The Origin of the QWERTY Keyboard

The first typewriter was introduced to the United States in 1868 by Christopher Latham Sholes. His first attempt to build a typing device consisted of a crude and sluggish machine that was far from perfect. The design used letters and characters on the ends of rods which were called typebars. When a key was struck, the typebar would swing up and hit the ink-coated tape which would transfer the image onto paper.

The original design of the keyboard positioned keys in alphabetical order in two rows. Makes sense, right? Well, this arrangement caused the typebars of the most commonly used combination letters of the alphabet (ie. TH and ST) to be positioned close together, so when the keys were hit right after the other with a speed faster than a snail, the keys would jam.

The attempt to solve this malfunction resulted in a rearrangement of keys. In 1868, in collaboration with educator Amos Densmore, Sholes arranged the letters on the keyboard for better spacing between popular keys used in combination. The results was that this initially made it difficult for people to find the letters they needed to type efficiently.

However, someone who mastered this new key arrangement would actually be able to type faster because the keys wouldn’t jam. This was the beginning of the QWERTY keyboard, which first appeared in 1872.

The first typewriter machine found its way on the market in 1874 through Remington & Sons. The device was called the Remington No. 1. You’re probably thinking it sold out in minutes since it was the latest and greatest technological device to be mass-produced. The truth is, most people ignored it. Sure, the machine still had some quirks and Sholes had yet to figure out ideal customers for his invention, but in the late 1870s, the idea of “mechanical writing” was just plain strange for most people.

The accepted norm was to write letters in legible longhand and many people found mechanical writing uncouth or even offensive. Sholes figured his device would appeal to clergyman and men of letters first and then he’d branch out to the general public; he didn’t even consider its use in business. All of these factors probably played a part in the typewriter’s initial lack of sales.

Four years later, after slight modifications to the arrangement of the keyboard were made, Remington & Sons produced the new Remington No. 2 model. The Remington No. 2 included the arrangement of keys we use today along with the ability to type both capital and lowercase letters by using the shift key. The shift key received its name because it caused the carriage to shift position in order to type either a lowercase or capital letter which were on the same typebar. Although the shift key we use on our keyboards today does not cause the machine to shift mechanically, the name stuck.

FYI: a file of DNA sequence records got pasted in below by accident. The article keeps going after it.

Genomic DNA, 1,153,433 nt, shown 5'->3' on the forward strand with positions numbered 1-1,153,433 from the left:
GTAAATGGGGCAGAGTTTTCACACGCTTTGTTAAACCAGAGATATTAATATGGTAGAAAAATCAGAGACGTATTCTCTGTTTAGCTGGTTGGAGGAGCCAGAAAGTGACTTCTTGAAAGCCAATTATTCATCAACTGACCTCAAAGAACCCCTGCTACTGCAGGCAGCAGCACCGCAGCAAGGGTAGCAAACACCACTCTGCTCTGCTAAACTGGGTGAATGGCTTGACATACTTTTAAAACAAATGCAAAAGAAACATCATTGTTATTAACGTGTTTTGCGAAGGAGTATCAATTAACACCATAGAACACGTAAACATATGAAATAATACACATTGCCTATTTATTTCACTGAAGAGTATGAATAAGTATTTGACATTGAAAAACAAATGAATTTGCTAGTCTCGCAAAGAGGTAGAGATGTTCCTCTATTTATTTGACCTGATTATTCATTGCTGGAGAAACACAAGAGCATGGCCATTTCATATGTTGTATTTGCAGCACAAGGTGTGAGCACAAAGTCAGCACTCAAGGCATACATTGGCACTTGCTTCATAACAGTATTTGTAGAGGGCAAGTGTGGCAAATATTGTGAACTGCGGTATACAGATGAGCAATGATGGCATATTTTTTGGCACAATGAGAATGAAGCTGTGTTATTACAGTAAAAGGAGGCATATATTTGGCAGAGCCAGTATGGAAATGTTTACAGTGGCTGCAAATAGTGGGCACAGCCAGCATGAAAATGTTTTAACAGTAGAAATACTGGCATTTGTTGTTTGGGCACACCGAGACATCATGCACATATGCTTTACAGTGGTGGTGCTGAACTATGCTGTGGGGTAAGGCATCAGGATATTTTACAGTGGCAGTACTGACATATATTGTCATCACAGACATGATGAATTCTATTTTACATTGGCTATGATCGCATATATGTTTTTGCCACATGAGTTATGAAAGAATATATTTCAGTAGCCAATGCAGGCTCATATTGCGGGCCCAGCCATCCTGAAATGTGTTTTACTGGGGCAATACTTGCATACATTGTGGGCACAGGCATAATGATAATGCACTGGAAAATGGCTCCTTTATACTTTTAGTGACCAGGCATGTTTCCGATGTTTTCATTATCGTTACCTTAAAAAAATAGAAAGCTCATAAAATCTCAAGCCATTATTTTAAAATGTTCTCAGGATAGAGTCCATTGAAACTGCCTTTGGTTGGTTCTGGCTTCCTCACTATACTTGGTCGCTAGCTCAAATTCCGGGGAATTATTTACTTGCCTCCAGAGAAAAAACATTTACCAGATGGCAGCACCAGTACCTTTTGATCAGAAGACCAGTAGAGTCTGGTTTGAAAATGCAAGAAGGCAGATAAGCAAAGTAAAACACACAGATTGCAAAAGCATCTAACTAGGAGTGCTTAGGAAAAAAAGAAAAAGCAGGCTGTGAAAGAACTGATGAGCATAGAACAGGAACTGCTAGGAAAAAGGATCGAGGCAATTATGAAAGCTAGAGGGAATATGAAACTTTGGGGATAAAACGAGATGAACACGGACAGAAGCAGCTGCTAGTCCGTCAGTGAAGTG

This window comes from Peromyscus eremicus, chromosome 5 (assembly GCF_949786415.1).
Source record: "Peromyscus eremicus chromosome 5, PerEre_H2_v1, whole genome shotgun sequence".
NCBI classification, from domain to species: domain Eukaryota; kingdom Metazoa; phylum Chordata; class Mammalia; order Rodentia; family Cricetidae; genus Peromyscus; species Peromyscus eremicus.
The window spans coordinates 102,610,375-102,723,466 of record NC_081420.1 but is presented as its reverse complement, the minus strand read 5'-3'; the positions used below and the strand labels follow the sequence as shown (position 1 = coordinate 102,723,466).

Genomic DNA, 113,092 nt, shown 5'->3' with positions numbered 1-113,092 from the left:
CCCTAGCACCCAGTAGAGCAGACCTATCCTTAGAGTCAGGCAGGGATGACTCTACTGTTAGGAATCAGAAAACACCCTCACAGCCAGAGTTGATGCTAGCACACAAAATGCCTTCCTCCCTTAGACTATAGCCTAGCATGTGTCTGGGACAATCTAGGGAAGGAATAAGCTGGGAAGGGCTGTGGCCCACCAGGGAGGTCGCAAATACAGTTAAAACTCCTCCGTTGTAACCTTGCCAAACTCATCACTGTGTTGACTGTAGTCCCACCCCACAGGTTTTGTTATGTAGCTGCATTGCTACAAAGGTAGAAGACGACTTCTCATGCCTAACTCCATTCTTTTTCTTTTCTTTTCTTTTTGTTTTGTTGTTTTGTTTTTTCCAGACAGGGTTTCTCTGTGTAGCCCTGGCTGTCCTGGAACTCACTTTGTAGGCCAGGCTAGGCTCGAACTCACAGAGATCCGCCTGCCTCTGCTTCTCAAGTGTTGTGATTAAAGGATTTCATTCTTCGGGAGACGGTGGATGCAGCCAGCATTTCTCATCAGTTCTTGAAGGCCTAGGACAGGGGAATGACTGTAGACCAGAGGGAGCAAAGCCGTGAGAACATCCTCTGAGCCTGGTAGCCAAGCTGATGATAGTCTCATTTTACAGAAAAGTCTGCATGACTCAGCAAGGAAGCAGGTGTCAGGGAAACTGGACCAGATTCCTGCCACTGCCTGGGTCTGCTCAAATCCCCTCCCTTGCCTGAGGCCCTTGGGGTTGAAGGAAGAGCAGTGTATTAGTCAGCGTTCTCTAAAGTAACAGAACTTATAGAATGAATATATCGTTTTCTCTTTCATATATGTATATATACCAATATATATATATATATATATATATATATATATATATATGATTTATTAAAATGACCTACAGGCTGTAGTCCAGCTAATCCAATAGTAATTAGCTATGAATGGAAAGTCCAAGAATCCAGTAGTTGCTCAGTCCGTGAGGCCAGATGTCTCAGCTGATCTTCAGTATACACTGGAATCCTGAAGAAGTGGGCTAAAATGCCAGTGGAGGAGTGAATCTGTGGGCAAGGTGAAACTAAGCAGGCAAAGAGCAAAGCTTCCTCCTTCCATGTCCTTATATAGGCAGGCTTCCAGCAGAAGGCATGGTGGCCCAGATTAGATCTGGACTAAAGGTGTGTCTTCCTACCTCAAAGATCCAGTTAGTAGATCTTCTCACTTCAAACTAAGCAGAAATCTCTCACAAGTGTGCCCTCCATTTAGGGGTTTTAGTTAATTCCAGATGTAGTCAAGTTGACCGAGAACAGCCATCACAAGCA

As the typewriter rose in popularity, people stopped complaining about the weird arrangement of keys and started memorizing the keyboard and learning how to type efficiently. Although other alternate keyboards tried to break onto the market, most people decided to stay with the QWERTY board, and none of the other type-writing machines proved successful.

One prominent attempt at a replacement keyboard occurred in the early 1930s when Professor August Dvorak of Washington State University set out to develop a more user-friendly keyboard. He ultimately redesigned the keyboard so all of the vowels and the five most commonly used consonants were arranged on the home row (AOEUIDHTNS).

Although the design required a typist to frequently alternate hands to type most words, with the Dvorak keyboard, a person could type approximately 400 of the English language’s most common words just by using the keys of the home row, compared to 100 words on the QWERTY keyboard. In addition, using the Dvorak keyboard, a typist’s fingers would not have to travel as far as they did on Sholes’ keyboard to type the majority of words.

Dvorak set out to prove his machine superior to Sholes’, but his keyboard never caught on. Many of the studies used to test the effectiveness of his keyboard were flawed or were deemed a conflict of interest since Dvorak conducted them himself.

A U.S. General Services Administration study in 1953 of Dvorak’s keyboard determined it didn’t matter which keyboard was used. Experienced typists in either keyboard typed at approximately the same speed, with variance based more on their individual skill rather than either keyboard design being superior to the other in a larger samplesize or words.

This ultimately killed the Dvorak keyboard as the majority of people didn’t want to commit the time or resources it would take to be trained on a new keyboard. Thus, the QWERTY keyboard persevered through today and seemingly will continue to do so for the foreseeable future.

As Dr. Dvorak said, “Changing the keyboard format is like proposing to reverse the Ten Commandments and the Golden Rule, discard every moral principle, and ridicule motherhood.”

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